In the Fast-Paced and Unconventional Biopic Miles Ahead, Don Cheadle Takes Control of Miles Davis

It’s the actor’s directorial debut

It was appropriate that Live Talks Los Angeles choose to chat with writer/director/actor Don Cheadle, star of the unconventional biopic Miles Ahead (April 1), at the New Roads School. As with jazz, the school encourages improvisation; on top of that, one of the school’s benefactors is genre great Herb Alpert. And, as it turns out, Cheadle was at one point a New Roads School parent. Connections all around!

Cheadle, who not only plays the titular character but also co-wrote the script, sat down with KTLA’s Sam Rubin to talk about his directorial debut (yup, he directed it, too). We rounded up his six most interesting comments from the evening:

Sam Rubin and Don Cheadle discussing the film Miles Ahead Photograph courtesy Live Talks Los Angeles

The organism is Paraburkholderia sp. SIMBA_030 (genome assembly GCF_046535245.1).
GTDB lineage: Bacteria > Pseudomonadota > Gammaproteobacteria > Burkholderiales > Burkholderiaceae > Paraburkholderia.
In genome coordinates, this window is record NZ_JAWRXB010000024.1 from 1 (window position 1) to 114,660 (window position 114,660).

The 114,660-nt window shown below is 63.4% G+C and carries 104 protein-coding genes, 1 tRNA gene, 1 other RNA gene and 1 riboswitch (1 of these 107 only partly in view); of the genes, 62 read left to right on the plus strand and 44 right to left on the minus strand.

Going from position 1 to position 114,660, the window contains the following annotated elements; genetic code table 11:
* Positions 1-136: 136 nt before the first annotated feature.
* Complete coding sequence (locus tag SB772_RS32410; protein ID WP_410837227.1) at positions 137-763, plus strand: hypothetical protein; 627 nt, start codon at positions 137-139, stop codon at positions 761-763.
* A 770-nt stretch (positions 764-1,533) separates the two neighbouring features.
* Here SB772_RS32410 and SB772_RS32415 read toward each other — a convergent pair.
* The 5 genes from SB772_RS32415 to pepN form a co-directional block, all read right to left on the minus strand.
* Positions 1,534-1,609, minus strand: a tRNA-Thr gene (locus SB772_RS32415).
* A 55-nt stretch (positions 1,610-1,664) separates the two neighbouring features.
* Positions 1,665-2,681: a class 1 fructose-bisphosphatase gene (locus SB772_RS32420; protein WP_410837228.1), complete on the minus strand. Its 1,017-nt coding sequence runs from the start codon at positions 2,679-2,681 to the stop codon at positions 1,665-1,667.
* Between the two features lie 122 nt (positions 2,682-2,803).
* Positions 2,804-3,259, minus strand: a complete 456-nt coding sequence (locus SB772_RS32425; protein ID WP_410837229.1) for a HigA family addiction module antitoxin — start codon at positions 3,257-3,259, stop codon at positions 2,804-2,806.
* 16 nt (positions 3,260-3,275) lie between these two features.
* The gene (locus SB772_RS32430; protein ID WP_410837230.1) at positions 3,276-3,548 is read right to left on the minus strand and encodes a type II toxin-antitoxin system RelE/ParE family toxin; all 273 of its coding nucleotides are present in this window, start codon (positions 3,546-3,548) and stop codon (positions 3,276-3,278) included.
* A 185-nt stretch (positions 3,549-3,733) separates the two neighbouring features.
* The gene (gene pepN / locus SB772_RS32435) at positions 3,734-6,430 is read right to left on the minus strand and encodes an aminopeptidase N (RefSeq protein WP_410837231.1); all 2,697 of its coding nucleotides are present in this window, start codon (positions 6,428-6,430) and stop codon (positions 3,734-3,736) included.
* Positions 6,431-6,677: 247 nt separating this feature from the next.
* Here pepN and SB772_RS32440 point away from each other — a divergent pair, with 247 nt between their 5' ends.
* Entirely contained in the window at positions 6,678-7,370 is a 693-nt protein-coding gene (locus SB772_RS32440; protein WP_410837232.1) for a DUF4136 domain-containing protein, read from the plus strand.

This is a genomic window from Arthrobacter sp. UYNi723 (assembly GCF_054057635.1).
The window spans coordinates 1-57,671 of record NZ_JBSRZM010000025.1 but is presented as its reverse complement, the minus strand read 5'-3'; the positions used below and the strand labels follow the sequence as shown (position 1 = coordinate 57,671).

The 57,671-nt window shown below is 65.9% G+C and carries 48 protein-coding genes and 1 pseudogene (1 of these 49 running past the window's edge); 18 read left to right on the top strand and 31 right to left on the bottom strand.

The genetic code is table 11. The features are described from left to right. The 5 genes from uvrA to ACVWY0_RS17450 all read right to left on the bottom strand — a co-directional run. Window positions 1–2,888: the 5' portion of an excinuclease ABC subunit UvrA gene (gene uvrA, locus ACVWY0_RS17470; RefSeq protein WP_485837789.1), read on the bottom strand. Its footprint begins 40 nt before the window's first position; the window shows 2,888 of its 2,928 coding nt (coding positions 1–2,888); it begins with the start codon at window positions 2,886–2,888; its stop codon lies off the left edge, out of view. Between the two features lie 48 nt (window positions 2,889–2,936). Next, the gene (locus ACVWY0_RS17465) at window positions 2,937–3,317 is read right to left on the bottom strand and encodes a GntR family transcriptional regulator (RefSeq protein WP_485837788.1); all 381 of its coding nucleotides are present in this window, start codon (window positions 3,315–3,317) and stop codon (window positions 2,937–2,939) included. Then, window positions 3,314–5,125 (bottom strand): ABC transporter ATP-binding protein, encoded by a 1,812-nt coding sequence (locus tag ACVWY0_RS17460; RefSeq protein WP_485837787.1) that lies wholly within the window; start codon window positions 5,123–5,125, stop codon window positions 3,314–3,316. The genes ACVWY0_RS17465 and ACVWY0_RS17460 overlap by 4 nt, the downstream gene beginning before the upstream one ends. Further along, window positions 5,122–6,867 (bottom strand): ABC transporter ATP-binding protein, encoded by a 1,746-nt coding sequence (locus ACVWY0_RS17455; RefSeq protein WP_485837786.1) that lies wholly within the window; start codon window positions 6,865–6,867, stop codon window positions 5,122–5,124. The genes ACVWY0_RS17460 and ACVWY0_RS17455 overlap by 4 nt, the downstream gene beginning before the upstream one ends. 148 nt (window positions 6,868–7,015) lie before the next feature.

On why he didn’t make the usual cradle-to-grave biopic:
“I wanted the movie to feel like you were walking inside a Miles Davis composition.”

On how he raised the $8.5 million budget:
“I had to Crowdfund, I had to spend that Marvel money. Kevin Hart gave us money.”

On the three things that made it difficult to fund a ’70s-era film about Miles Davis:
“Jazz. Period. Black.”

On what finally convinced him to play Davis after years of hearing that he should:
Tootie Health helped set up my drum set, and he looked at me and said, ‘You ever think of playing Miles Davis?’ I felt for years that Miles was moving towards me.”

On what it was like playing with the incredible musicians in the film:
“I’m playing the solo, but it’s not my sound,” Cheadle said of his perfect trumpet fingerings in the film during a clip. “The most fun I’ve ever had in my life is with musicians.”

On who settled his fears the first time he screened the film at the New York Film Festival:
“The person who put my mind right was my 19-year-old daughter. She said, ‘Dad, you’re here. You did it. There’s nothing else to do. I remember sitting on your lap in fourth grade while you were working on this on your computer and listening to Miles going to school.’”